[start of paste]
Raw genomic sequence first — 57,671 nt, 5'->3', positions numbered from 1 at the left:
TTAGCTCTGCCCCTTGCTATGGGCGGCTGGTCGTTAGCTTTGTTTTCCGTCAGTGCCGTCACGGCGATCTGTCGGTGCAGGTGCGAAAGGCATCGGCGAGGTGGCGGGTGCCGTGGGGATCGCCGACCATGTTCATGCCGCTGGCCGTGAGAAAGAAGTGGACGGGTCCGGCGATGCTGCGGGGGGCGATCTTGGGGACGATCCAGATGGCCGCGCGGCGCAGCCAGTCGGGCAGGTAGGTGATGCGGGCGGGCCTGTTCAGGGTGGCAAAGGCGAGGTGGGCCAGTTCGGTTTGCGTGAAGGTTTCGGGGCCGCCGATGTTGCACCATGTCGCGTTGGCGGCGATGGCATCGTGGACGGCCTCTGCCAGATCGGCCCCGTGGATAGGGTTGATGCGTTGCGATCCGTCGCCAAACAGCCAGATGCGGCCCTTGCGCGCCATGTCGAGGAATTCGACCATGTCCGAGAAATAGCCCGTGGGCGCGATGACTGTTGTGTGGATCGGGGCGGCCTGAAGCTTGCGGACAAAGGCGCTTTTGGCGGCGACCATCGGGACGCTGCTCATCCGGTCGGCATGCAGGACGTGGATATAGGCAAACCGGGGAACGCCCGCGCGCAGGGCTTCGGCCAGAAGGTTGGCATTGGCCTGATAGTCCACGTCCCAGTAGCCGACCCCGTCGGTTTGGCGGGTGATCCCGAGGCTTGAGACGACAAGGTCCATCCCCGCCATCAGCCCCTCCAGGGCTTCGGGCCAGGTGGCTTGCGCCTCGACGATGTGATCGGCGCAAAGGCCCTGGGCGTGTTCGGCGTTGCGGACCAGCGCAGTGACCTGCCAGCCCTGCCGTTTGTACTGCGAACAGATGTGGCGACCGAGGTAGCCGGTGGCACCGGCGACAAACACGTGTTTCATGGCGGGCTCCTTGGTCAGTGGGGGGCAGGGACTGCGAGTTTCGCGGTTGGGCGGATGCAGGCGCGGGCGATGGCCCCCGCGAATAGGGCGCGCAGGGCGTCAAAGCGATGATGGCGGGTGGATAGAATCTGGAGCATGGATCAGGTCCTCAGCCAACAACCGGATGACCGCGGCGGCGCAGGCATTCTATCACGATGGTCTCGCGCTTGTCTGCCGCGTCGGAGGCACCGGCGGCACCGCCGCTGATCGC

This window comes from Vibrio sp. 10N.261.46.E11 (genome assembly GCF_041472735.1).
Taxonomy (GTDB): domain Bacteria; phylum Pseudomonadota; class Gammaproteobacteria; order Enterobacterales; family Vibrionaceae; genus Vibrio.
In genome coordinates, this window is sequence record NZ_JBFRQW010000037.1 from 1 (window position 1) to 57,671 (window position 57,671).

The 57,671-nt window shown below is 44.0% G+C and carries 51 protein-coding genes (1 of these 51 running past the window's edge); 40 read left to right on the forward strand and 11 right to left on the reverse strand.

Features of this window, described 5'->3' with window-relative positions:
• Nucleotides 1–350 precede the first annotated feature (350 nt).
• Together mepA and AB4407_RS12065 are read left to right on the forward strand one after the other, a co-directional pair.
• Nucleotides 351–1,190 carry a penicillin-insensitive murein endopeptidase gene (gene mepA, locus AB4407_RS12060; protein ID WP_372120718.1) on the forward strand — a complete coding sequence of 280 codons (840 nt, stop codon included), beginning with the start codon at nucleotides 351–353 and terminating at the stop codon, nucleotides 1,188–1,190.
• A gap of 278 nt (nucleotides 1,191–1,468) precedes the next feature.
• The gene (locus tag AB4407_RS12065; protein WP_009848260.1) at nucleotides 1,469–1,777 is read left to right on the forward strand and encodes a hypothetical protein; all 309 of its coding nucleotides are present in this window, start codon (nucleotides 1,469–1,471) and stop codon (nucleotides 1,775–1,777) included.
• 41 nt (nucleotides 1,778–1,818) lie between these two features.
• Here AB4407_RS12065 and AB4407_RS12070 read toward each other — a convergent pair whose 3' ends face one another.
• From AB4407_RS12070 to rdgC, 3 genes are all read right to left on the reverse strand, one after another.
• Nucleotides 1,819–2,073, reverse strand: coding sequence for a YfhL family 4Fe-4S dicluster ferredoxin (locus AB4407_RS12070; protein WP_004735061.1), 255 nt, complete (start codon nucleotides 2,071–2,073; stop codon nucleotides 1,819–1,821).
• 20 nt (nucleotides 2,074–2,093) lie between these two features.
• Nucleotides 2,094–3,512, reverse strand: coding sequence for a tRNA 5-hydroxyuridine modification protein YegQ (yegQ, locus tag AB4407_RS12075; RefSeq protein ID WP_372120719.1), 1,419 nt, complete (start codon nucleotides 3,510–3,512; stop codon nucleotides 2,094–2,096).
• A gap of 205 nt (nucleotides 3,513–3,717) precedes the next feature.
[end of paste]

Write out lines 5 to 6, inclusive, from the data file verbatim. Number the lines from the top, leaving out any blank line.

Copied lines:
In genome coordinates, this window is sequence record NZ_JBFRQW010000037.1 from 1 (window position 1) to 57,671 (window position 57,671).

The 57,671-nt window shown below is 44.0% G+C and carries 51 protein-coding genes (1 of these 51 running past the window's edge); 40 read left to right on the forward strand and 11 right to left on the reverse strand.